Many indoor security cameras have two-way audio where can speak to your pet through a feature in the app. If your pet is barking into the void, destroying a pillow, or panicking because of their separation anxiety, try speaking to them through the camera. As their parent, your voice is comforting to them, and they'll probably recognise your voice. Reminding them that you’re there, in some capacity or another, could calm them down slightly, or distract them from their pain.

Know the warning signs

You know your dog well and it's probably no surprise what issues they struggle with most, whether it be separation anxiety, seasonal allergies, or arthritis. Of course, it all depends on what specific issue your dog is struggling with, but these are some general warning signs you should look out for. If your pet exhibits any of these behaviours, you should immediately rush them to the emergency vet. 

If your pet is vomiting, experiencing multiple bouts of diarrhoea, and they've lost their appetite, take them to the emergency vet. Keep an eye out for any blood in your pet’s vomit or stool, as this can indicate ingestion of a toxin. Keep your pet away from poisonous plants and toxic foods like chocolate and onions. 

Loss of consciousness, sudden fainting, or seizures can point to something seriously wrong in your pet’s brain. It can mean they're not getting enough oxygen, or it can be a sign of internal bleeding, anaemia, or lung issues. 

Laboured breathing, choking, or persistent coughing can mean more than just a tickle in their throat. Choking and coughing can indicate your pet has a foreign object stuck in their trachea, or can also be a sign of an infectious disease like bronchitis.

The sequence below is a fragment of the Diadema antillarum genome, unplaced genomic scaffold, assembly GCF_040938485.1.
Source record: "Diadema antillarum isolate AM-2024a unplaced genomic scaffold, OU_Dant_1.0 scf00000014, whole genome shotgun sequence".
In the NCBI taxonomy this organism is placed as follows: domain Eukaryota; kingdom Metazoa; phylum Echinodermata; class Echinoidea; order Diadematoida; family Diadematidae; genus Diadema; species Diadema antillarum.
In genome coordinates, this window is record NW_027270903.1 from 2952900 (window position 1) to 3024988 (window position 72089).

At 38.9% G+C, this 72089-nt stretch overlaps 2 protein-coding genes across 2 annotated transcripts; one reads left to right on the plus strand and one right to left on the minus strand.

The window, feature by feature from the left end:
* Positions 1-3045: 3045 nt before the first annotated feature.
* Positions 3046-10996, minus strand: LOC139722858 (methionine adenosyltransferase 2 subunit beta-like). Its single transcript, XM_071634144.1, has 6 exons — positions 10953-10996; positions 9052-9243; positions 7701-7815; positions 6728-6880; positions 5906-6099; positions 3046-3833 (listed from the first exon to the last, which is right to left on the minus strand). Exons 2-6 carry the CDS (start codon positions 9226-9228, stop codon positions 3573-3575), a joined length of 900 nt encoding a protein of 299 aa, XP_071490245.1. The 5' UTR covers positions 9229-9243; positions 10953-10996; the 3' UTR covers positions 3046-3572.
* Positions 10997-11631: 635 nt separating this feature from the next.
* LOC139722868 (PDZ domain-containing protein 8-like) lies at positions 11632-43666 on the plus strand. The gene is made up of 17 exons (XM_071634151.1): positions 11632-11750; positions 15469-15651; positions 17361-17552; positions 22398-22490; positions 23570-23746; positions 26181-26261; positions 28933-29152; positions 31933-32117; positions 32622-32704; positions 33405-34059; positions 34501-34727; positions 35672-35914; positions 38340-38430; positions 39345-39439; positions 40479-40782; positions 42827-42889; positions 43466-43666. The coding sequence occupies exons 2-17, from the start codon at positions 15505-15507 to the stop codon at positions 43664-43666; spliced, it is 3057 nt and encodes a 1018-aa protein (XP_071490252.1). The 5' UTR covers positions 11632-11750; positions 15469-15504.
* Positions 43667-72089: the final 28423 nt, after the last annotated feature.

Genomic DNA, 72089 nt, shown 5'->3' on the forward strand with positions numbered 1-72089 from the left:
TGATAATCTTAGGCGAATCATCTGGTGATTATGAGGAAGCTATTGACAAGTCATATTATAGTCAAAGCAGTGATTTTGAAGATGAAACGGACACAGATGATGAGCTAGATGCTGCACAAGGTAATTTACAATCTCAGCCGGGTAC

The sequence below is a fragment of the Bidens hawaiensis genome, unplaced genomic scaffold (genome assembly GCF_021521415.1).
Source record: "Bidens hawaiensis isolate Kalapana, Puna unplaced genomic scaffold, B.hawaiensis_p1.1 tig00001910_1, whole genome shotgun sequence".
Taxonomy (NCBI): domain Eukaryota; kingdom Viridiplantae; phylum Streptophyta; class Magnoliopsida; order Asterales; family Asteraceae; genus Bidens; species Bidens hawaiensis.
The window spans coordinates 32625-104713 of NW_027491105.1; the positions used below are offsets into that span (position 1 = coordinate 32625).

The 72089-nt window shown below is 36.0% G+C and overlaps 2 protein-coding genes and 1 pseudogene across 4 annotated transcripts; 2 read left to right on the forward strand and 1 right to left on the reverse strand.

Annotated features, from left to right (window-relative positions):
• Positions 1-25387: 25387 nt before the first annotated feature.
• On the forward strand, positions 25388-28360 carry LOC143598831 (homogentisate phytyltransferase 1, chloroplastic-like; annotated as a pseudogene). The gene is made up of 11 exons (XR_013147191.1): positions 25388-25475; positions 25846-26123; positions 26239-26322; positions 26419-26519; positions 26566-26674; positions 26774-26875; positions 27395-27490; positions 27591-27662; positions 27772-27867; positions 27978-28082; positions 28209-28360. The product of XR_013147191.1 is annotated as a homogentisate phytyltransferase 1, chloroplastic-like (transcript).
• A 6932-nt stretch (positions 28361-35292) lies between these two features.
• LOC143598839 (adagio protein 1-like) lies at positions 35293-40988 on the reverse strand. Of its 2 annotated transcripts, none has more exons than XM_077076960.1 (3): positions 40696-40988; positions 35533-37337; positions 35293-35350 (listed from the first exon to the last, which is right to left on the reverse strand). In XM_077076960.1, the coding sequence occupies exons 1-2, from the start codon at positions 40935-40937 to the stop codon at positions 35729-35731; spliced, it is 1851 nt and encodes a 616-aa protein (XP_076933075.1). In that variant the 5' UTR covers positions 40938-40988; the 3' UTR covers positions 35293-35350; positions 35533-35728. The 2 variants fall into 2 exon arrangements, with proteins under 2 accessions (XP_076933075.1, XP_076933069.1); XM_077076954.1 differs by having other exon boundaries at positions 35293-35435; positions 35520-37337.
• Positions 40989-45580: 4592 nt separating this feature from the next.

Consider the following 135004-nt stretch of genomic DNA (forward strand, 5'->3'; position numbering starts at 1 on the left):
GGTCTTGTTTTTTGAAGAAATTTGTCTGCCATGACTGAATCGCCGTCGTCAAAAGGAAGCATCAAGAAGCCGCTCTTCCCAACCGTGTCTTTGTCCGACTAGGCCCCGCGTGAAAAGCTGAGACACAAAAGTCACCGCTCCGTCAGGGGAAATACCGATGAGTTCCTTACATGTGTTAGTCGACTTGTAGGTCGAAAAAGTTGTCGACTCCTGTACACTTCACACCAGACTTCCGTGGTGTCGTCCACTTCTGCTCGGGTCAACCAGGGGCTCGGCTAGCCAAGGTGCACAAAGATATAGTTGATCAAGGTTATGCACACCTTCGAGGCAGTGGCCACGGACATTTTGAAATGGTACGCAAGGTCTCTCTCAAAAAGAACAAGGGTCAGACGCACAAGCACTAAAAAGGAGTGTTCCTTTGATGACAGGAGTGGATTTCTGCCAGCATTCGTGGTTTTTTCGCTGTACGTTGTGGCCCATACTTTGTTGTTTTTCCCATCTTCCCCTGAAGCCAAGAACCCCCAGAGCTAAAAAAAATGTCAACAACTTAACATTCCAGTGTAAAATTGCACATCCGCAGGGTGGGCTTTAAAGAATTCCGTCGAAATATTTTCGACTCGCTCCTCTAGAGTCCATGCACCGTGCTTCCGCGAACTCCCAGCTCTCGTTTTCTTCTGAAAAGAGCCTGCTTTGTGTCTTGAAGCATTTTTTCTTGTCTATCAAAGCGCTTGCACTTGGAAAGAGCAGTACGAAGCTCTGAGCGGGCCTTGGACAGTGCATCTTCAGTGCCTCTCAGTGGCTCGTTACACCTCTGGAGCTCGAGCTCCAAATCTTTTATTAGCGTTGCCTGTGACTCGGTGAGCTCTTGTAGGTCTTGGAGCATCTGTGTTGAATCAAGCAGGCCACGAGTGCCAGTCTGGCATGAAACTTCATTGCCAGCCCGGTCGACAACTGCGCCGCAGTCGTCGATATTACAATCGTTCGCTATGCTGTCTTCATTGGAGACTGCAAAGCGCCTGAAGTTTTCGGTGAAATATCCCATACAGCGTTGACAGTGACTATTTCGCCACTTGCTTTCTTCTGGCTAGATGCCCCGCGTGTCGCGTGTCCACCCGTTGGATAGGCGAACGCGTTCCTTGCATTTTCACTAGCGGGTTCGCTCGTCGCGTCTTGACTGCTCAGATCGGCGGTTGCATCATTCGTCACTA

If your dog has separation anxiety or is stressed out by thunderstorms, shaking and whining are commonplace. However, when it seemingly has no trigger, you should take whining and shaking for no apparent reason as a sign that something is wrong, as it's likely they’re in pain. 

Swollen or bleeding eyes, nose, or mouth can indicate the presence of a blood clot, virus, or an irritant like smoke or dust. Trauma in and around the eye can cause the eye to pop out of its socket, which is painful, serious, and absolutely warrants a trip to the emergency room.

Final word

I will always advocate for purchasing a pet camera, not just so you can see what your pet is up to while you’re not around, but because it's a saving grace for pets that are prone to medical issues. In case they ingest something they shouldn’t or a medical issue flares up, you can take measures to make sure they’re okay. You can also take photos or recordings of the video camera footage to determine what's wrong with your pet and get them back to their happy selves.

Hannah Geremia
Written by
Hannah Geremia
Hannah has had over six years of experience in researching, writing, and editing quality content. She loves gaming, dancing, and animals, and can usually be found under a weighted blanket with a cup of coffee and a book.